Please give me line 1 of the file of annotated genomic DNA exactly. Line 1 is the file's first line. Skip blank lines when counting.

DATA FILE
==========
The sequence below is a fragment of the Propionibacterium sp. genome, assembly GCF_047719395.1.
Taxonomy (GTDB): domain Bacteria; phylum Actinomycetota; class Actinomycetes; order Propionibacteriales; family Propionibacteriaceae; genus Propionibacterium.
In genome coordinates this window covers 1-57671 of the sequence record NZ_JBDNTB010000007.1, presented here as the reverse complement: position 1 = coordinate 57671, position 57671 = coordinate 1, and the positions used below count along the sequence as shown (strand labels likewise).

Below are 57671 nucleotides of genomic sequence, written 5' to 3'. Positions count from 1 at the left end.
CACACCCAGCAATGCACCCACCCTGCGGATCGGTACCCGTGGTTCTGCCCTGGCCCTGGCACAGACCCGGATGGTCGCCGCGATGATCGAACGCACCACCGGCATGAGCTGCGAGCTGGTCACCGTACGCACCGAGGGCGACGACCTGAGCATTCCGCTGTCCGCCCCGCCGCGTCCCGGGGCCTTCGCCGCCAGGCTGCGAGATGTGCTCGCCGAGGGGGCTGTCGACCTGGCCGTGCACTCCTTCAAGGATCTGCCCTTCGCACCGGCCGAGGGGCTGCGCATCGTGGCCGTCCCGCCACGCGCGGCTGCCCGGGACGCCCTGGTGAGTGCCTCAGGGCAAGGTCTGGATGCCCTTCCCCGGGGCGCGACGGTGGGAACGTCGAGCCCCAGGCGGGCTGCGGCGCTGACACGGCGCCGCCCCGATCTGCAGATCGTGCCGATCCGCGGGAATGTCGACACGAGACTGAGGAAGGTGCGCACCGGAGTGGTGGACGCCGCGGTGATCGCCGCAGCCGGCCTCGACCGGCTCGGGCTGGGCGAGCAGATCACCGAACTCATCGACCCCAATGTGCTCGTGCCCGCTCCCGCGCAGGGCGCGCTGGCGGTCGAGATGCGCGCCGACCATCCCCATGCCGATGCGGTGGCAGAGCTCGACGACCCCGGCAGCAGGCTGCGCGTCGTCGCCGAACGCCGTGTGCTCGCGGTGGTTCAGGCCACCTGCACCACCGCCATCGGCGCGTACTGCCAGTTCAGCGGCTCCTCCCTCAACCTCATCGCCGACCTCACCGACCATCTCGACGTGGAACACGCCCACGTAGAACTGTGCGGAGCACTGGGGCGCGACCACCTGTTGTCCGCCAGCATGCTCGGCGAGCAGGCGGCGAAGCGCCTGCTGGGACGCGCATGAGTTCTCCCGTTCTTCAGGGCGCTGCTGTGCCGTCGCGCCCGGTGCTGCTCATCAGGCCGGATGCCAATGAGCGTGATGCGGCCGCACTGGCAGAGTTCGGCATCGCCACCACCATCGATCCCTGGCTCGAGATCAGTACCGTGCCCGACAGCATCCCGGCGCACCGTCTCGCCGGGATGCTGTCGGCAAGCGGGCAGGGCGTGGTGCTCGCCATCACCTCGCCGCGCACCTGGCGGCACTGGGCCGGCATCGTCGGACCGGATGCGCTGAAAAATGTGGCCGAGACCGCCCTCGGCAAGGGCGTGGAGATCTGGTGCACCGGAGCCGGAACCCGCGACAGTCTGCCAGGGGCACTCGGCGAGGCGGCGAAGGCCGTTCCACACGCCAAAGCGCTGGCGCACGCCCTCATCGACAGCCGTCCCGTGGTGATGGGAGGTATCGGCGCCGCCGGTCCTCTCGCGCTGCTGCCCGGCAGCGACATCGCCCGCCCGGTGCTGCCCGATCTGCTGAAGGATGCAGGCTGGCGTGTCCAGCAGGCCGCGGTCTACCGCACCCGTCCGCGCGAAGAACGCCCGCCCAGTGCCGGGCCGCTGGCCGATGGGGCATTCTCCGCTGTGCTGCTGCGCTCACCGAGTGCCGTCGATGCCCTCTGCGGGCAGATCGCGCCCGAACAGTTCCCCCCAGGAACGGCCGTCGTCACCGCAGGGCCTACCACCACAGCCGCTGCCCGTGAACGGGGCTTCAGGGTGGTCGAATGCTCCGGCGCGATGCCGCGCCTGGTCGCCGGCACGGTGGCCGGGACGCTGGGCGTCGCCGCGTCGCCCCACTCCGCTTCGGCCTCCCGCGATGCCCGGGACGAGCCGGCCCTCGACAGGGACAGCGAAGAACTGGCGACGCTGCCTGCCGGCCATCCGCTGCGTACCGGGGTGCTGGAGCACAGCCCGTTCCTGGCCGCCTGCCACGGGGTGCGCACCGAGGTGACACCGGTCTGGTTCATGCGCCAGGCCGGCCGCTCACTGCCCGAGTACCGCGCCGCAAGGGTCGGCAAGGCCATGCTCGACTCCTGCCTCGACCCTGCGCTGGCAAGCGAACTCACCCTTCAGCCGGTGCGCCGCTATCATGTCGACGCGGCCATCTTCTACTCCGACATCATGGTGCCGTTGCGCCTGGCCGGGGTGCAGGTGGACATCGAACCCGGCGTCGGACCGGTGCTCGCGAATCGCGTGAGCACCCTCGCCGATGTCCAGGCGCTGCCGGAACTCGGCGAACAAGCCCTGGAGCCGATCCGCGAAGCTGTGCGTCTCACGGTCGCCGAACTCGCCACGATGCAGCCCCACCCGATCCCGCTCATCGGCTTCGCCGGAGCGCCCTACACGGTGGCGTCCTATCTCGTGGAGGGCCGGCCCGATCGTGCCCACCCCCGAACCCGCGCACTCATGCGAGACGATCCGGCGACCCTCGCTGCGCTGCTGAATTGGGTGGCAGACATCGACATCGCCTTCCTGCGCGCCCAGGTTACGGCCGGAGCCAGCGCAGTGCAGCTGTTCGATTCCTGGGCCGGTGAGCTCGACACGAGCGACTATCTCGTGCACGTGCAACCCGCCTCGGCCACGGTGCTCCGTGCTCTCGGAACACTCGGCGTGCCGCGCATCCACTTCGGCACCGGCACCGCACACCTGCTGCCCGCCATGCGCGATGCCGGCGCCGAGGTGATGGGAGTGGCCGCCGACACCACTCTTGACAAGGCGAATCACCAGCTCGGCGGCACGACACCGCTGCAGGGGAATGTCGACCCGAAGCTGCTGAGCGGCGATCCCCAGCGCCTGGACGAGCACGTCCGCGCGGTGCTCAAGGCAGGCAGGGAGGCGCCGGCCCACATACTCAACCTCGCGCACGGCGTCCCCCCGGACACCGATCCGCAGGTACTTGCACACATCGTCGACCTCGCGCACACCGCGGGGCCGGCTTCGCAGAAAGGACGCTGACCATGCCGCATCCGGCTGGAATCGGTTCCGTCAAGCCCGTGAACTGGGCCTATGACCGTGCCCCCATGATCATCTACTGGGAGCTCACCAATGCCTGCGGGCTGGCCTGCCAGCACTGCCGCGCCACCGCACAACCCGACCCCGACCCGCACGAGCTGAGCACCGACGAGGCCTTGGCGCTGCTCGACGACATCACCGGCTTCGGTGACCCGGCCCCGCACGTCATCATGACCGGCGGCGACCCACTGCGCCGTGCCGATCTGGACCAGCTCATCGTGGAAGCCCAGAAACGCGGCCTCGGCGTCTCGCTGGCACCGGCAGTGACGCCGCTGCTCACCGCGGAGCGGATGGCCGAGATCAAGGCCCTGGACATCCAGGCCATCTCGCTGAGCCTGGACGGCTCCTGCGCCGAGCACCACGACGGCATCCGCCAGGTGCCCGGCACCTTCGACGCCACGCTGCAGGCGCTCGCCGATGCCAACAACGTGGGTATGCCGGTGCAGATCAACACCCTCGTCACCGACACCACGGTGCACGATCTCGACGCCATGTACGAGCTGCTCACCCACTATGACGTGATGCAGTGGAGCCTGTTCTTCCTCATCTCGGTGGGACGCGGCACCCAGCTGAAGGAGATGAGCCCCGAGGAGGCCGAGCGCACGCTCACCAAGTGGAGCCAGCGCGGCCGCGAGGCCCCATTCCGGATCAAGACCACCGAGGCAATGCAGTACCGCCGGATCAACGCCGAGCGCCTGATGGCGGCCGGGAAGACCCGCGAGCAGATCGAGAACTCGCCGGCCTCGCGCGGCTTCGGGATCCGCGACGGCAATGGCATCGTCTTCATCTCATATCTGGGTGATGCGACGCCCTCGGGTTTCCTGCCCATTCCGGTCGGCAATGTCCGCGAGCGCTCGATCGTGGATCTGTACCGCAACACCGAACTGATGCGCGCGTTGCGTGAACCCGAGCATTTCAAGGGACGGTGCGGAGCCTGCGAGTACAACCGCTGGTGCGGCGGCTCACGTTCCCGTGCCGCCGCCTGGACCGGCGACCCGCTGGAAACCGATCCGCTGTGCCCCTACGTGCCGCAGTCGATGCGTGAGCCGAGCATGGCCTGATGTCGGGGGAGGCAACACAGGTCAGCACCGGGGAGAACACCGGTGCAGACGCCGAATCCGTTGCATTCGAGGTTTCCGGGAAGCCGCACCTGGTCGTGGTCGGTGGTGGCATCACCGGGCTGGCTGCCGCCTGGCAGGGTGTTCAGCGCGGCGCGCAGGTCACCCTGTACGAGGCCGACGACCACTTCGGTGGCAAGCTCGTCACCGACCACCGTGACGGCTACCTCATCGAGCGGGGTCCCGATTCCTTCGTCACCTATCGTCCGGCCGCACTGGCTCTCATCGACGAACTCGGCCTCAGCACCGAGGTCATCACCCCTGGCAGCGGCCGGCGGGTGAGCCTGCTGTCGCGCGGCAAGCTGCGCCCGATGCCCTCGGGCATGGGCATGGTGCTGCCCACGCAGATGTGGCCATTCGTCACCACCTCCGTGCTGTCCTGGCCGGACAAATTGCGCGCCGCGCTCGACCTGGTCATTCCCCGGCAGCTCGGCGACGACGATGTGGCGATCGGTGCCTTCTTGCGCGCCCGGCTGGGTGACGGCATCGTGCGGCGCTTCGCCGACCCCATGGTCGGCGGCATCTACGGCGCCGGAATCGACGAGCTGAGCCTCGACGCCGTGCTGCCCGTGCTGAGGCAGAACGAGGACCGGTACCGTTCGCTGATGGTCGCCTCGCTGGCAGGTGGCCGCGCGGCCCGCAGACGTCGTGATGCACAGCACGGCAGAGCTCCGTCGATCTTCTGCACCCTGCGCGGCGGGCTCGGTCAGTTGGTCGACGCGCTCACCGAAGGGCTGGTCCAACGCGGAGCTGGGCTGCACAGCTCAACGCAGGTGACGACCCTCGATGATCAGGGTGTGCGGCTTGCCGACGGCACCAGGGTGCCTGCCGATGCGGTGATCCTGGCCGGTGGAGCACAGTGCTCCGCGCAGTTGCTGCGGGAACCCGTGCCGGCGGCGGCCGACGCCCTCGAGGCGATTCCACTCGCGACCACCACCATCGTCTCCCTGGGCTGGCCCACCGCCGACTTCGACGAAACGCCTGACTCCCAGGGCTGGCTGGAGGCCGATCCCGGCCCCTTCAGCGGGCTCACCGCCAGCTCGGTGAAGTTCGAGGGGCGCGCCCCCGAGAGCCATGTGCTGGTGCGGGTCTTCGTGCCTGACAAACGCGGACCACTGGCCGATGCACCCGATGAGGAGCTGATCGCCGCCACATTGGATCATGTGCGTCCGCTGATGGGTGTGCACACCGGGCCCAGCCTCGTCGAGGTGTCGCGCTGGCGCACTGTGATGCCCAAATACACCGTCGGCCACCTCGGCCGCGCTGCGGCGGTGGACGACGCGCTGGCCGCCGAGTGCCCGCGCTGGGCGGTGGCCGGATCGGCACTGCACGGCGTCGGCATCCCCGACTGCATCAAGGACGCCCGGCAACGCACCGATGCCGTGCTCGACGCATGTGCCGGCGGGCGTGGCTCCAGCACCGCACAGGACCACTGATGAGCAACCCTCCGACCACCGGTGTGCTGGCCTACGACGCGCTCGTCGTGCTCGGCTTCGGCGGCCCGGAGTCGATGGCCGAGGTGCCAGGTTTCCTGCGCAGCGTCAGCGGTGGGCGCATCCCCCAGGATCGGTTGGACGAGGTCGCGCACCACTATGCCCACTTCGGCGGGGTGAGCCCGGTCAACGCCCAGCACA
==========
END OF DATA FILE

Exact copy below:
The sequence below is a fragment of the Propionibacterium sp. genome, assembly GCF_047719395.1.